Full potential still untapped for Notre Dame running back commit Chris Tyree
Clemson never offered Notre Dame running back commit Chris Tyree — a perplexing decision when considering a few factors.
First, Tyree was a Clemson fan before it was cool. He idolized running back C.J Spiller, who never won more than nine games in his four seasons with the Tigers. Once he met former Clemson quarterback Tajh Boyd at a local football camp in Virginia, Tyree was sold.
Second, the recruiting industry considers the Chester (Va.) Thomas Dale product a gem in this cycle. Rivals slates Tyree as its No. 1 all-purpose back and No. 40 overall player for the 2020 recruiting class. 247Sports also pegs Tyree No. 1 at the position but has him No. 63 overall.
Tyree became a hot commodity this past year. And he likely has not displayed his full potential at the high school level.
Yet the Tigers passed on Tyree, who had visited their campus. They instead secured pledges from running backs Demarkcus Bowman and Kobe Pryor — the latter of whom stands as a three-star recruit on 247Sports.
The Irish considered taking two running backs this cycle as well. When Tyree committed in May, though, there was no need. Notre Dame believes his speed alone could add another dimension to its offense. Alabama, Oklahoma and others saw similar value when extending offers to Tyree, too.
“It was strange that he didn’t get that offer,” said Richard Tyree, Chris’ father. “But I don’t think he thought, ‘Man, I’m never going to be the same again because Clemson didn’t offer me.’”
Amassing the hype that came with 33 offers and a four-star rating made Clemson’s decision an easy one to forget. Chris Tyree is on a mission to garner even more acclaim this year, though he’s not one to hold grudges or care much about stats.
Last season saw Tyree rush for 1,446 yards and 11 touchdowns on 177 carries. He also caught 23 passes for 302 yards and a touchdown. Those numbers came in just 12 games and despite the fact that Thomas Dale suffered the injury bug. The Knights cycled through seven quarterbacks last season, which included Tyree.
At The Opening Finals last month, Tyree took home the “fastest man” title for the second straight year. His 4.37 40-yard dash topped all the other top athletes competing in Frisco, Texas that week.
However, Tyree still felt he underachieved. He spent the beginning of the summer hobbled by a hamstring injury.
“It would be nice to run a 4.30,” said Tyree, who will join the Irish next June. “I feel like I can do that. That was my first time running since March, so my start was a little rusty.”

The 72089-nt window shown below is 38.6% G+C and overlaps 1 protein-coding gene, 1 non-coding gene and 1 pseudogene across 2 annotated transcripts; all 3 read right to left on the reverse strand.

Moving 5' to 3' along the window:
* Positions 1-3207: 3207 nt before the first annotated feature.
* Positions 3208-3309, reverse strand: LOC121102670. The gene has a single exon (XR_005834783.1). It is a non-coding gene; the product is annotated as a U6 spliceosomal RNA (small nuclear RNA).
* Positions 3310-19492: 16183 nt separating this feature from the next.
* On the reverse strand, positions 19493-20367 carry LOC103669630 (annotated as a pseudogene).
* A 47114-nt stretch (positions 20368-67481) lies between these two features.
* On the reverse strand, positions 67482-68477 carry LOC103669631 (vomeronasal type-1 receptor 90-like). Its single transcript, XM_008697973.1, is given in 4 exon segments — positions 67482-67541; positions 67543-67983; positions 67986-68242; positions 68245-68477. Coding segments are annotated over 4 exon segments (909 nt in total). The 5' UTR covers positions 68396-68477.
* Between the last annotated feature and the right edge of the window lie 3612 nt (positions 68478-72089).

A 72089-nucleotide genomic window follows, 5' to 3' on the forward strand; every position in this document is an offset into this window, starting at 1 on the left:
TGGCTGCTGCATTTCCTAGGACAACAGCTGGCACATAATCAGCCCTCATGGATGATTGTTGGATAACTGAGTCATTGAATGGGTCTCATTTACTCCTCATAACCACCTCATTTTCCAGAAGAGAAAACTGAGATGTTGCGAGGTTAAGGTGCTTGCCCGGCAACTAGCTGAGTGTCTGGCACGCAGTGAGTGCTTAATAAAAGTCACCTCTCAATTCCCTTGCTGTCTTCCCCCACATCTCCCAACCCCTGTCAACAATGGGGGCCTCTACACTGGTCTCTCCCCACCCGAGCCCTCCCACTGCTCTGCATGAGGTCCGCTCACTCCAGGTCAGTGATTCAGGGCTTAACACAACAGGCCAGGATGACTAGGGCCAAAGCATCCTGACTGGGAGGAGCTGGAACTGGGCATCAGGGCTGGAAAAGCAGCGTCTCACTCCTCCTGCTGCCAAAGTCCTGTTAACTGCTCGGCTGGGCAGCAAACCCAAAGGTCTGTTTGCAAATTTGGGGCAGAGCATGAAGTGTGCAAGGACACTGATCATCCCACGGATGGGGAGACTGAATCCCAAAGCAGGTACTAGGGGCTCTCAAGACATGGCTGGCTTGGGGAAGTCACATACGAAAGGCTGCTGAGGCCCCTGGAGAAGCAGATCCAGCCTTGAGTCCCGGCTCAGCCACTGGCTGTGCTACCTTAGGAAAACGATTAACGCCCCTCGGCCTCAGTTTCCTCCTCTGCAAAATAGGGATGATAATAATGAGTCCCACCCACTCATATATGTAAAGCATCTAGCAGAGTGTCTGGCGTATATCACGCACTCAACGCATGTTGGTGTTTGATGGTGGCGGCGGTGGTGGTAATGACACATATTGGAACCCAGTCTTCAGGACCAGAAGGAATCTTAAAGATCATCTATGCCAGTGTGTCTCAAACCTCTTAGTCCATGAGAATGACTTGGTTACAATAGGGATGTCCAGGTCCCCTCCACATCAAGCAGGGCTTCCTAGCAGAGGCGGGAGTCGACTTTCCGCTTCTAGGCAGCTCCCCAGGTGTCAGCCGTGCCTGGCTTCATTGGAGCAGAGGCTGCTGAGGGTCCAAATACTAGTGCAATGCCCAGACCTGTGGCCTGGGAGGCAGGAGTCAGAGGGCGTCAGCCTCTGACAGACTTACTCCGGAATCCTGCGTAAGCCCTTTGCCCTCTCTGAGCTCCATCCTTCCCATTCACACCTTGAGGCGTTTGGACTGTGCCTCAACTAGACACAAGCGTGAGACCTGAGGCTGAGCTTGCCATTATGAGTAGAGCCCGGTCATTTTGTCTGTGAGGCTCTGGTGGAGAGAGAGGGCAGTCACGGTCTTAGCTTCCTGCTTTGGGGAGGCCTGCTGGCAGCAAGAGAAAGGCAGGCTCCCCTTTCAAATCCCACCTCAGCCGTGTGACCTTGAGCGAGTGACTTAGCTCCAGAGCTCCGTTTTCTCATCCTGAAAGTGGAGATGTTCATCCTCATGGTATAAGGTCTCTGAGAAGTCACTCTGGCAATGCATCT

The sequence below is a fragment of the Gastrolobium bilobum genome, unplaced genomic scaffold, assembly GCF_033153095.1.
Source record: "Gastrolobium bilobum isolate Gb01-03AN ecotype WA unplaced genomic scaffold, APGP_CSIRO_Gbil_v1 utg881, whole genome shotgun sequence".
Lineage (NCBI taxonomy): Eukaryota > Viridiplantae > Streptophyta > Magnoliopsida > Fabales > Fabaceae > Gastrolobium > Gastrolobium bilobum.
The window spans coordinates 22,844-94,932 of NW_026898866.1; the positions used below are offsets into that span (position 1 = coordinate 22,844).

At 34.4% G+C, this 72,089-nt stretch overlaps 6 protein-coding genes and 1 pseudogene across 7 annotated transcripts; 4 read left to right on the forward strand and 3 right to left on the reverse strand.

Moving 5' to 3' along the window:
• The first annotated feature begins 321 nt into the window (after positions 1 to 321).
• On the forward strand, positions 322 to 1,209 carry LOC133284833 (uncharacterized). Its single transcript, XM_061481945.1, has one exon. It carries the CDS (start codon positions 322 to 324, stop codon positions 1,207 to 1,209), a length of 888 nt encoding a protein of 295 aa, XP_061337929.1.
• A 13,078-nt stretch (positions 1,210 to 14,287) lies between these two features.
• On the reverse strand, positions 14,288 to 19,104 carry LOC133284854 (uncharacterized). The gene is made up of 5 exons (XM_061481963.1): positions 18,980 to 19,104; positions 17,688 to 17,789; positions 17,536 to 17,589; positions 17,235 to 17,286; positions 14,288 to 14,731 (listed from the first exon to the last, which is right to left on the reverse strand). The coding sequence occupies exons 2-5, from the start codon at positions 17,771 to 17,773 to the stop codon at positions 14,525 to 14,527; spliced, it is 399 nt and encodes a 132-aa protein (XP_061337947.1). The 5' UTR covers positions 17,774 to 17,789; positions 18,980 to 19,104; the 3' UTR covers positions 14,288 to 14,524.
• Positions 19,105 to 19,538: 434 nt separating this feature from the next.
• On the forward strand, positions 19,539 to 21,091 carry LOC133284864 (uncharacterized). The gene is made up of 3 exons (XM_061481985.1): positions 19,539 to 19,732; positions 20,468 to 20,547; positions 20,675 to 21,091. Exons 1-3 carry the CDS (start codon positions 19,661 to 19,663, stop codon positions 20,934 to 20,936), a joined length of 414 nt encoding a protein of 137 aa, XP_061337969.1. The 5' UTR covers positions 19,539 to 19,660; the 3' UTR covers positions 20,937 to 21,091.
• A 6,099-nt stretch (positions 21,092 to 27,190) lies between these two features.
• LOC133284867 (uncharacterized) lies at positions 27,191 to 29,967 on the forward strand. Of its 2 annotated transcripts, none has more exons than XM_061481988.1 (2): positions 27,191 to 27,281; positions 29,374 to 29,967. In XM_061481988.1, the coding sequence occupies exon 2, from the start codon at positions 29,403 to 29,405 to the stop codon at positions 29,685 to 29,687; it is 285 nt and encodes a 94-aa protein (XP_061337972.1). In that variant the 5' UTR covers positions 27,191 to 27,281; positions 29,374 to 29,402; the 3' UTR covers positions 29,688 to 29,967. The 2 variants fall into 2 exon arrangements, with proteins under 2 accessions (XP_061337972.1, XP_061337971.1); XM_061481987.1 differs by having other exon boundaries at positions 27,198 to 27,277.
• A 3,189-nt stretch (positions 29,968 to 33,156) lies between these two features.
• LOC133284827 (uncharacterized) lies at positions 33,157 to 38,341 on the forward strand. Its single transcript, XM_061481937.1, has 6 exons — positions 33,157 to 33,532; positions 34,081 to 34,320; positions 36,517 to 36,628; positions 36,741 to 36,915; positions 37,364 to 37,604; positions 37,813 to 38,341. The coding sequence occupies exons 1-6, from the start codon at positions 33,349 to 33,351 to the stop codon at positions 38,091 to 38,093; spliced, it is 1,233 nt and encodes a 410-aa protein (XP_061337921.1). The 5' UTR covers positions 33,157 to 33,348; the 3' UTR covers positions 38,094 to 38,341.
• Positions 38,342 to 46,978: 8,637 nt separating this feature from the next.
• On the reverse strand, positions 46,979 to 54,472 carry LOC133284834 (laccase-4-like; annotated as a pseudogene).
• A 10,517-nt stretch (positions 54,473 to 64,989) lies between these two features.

Not even wide receiver Will Fuller could crack 4.30 by the time his Notre Dame career concluded. He clocked a 4.32 in 2016. Only two Irish players under Brian Kelly — cornerback Darrin Walls (4.39) and Fuller — recorded a 40-yard dash time lower than 4.40 at their Pro Day or NFL Combine.
Senior cornerback Troy Pride Jr. could become the third. He clocked a 4.32 this offseason. If he doesn’t top Fuller’s time, maybe Tyree eventually could. His speed, like Pride’s, caught the attention of ND’s track and field coaches.
Thomas Dale head coach Kevin Tucker and Tyree even met with an Irish track coach during his March 23 unofficial visit to Notre Dame. The Irish coaching staff is receptive to the idea of Tyree becoming a dual-sport athlete, at least for now.
“You have Olympic type speed,” Tucker recalled the coach telling Tyree. “Not only could you be an NFL superstar, but you could come here and possibly qualify for an Olympic trial.”
At this stage, Tyree considers that prospect as a possibility. He likely won’t know an answer soon.
“I haven’t really set anything in stone yet,” he said.
In the meantime, the next item on Tyree’s agenda is breaking Thomas Dale’s career rushing record. Nick Fleming’s 2003 season positioned him No. 1 with 5,169 rushing yards. Tyree needs almost 2,000 rushing yards, standing at 3,294 for his high school career.
Tucker hopes to increase Tyree’s workload to 20 to 25 touches per game. He believes 2,500 total yards is possible, especially with the offseason Tyree had. Wanting to improve his pass protection abilities, Tyree gained eight pounds to now stand at 5-foot-10, 189.
Thomas Dale defensive ends Bryce Carter and Darius Sterling — both of whom hold multiple Division I offers — can feel the difference.
“He’s jacking them up,” Tucker said. “He’s running over linebackers. Not only does he have some speed, but now he’s got some power to go with it. He used to just run through arm tackles. Now he’s running over people.
“The heaviness that he’s put on has been some extreme muscle mass. He has always been a stocky, fit kid with his legs being so big and a well-defined body. But now he’s got the big pecs and biceps.
“You are starting to see that college body coming through.”
Steve Wiltfong, 247Sports’ director of recruiting, told the Tribune last month that Tyree would need “a lot more” production for the recruiting site to consider ascending him to five-star status. A 2,500-yard season might do the trick.
That kind of senior season, along with early success in college, would likely have Clemson also pondering its previous evaluation. Should the Tigers change their mind, it will be too late.
“It was motivation for me,” Tyree said. “I had to work hard and it definitely paid off. But I’m committed now and have found my second home.”